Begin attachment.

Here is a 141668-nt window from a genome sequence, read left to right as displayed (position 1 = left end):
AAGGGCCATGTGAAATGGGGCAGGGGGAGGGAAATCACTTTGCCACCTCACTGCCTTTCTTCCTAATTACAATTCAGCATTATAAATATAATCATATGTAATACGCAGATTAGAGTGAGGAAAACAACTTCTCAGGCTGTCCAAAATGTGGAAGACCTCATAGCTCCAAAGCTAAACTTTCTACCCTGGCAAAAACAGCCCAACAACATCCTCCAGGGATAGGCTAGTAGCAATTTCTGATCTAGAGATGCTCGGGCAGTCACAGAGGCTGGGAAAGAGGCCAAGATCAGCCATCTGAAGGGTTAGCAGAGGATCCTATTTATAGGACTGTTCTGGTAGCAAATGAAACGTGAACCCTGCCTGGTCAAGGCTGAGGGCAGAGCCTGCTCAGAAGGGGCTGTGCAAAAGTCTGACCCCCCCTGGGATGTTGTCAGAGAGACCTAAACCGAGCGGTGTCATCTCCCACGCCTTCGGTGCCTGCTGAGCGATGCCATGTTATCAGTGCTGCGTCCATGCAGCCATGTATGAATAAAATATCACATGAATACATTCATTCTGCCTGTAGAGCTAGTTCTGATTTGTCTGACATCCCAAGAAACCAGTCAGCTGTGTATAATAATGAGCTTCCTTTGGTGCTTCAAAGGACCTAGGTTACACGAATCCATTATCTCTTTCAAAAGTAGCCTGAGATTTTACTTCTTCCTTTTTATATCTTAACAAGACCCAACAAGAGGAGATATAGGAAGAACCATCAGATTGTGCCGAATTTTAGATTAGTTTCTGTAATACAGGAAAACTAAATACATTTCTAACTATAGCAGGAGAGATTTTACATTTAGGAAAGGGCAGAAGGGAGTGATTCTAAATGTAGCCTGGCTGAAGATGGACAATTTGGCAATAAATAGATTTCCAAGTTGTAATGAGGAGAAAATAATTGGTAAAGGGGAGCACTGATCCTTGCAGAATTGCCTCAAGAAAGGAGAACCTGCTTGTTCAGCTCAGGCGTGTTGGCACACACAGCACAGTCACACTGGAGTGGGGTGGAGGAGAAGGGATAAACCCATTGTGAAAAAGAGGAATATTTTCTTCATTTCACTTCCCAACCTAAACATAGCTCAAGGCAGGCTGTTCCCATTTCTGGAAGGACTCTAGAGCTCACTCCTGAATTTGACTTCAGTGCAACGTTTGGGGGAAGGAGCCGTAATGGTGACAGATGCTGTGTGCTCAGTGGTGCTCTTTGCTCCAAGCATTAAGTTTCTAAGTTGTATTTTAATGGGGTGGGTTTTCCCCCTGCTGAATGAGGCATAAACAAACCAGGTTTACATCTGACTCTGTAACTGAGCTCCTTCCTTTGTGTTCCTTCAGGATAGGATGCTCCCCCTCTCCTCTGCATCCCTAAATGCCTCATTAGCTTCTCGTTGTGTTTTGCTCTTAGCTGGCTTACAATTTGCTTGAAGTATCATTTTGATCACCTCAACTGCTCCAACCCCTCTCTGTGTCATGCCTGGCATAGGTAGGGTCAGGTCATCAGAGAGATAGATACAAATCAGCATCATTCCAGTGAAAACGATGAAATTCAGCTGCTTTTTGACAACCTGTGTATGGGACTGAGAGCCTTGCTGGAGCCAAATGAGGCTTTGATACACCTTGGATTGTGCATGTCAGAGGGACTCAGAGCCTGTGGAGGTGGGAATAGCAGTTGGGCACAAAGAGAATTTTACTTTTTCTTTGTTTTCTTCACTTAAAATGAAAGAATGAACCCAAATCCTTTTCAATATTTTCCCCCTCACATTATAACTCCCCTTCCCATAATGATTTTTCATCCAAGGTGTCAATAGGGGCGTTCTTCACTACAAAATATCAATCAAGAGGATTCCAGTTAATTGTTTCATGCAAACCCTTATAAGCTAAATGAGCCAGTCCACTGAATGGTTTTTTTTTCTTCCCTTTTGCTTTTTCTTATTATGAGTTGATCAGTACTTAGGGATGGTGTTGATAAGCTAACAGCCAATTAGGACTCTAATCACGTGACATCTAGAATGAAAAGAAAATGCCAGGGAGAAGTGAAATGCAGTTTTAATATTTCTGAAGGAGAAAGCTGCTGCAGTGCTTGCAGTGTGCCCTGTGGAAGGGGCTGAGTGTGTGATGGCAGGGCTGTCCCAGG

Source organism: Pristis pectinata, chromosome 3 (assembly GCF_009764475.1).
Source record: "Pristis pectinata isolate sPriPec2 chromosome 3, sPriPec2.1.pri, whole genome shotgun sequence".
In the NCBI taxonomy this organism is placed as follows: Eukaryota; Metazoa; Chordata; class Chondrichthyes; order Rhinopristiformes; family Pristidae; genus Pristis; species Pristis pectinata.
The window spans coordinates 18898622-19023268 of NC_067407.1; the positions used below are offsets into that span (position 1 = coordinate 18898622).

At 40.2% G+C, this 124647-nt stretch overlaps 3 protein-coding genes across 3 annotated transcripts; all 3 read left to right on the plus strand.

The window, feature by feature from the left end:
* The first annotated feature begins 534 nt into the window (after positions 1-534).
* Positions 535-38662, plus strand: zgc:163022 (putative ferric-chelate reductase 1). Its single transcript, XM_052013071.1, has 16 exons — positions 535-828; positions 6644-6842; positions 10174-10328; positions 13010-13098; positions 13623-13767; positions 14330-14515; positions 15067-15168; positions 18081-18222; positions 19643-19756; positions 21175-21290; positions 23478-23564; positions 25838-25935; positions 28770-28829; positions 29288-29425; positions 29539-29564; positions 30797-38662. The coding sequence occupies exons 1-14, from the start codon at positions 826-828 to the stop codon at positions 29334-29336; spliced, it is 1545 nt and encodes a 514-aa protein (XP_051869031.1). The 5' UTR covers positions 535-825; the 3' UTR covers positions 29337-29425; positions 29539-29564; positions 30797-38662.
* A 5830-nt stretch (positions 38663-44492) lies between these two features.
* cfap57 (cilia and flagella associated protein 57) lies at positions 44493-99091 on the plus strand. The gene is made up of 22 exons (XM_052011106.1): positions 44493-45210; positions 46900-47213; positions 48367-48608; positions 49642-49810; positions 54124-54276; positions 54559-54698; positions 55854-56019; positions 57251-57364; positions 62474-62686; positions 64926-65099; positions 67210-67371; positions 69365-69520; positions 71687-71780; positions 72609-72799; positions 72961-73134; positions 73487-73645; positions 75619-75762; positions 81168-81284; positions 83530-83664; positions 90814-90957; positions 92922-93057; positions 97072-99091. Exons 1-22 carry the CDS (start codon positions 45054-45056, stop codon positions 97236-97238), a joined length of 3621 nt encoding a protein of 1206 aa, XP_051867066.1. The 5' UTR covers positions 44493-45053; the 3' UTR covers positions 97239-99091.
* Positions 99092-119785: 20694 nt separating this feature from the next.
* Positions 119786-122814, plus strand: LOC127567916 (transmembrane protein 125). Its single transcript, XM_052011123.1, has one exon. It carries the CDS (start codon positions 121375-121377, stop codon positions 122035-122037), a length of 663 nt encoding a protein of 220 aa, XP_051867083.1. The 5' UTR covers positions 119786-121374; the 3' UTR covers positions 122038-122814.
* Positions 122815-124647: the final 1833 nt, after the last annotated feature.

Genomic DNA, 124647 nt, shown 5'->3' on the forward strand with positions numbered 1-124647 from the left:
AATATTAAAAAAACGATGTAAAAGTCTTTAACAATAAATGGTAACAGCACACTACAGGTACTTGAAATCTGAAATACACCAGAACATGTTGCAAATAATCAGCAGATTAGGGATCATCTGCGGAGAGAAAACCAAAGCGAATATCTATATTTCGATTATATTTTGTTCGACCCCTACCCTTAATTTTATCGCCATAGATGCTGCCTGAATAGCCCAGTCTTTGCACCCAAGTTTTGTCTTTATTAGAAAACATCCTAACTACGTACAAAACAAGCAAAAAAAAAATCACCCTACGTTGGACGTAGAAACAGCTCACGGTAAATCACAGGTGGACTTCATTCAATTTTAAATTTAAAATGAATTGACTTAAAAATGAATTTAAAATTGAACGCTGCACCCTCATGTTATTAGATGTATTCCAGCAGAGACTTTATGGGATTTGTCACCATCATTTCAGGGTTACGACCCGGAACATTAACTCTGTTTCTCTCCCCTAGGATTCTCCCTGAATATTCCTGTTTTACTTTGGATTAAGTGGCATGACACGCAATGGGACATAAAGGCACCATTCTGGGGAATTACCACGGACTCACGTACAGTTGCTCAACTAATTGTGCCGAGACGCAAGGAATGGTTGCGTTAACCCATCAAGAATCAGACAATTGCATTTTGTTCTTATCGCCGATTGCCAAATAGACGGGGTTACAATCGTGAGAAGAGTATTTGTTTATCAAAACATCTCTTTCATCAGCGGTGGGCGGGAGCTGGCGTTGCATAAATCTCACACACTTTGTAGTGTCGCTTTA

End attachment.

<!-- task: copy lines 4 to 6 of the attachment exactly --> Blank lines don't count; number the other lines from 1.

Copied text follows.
Source record: "Pristis pectinata isolate sPriPec2 chromosome 3, sPriPec2.1.pri, whole genome shotgun sequence".
In the NCBI taxonomy this organism is placed as follows: Eukaryota; Metazoa; Chordata; class Chondrichthyes; order Rhinopristiformes; family Pristidae; genus Pristis; species Pristis pectinata.
The window spans coordinates 18898622-19023268 of NC_067407.1; the positions used below are offsets into that span (position 1 = coordinate 18898622).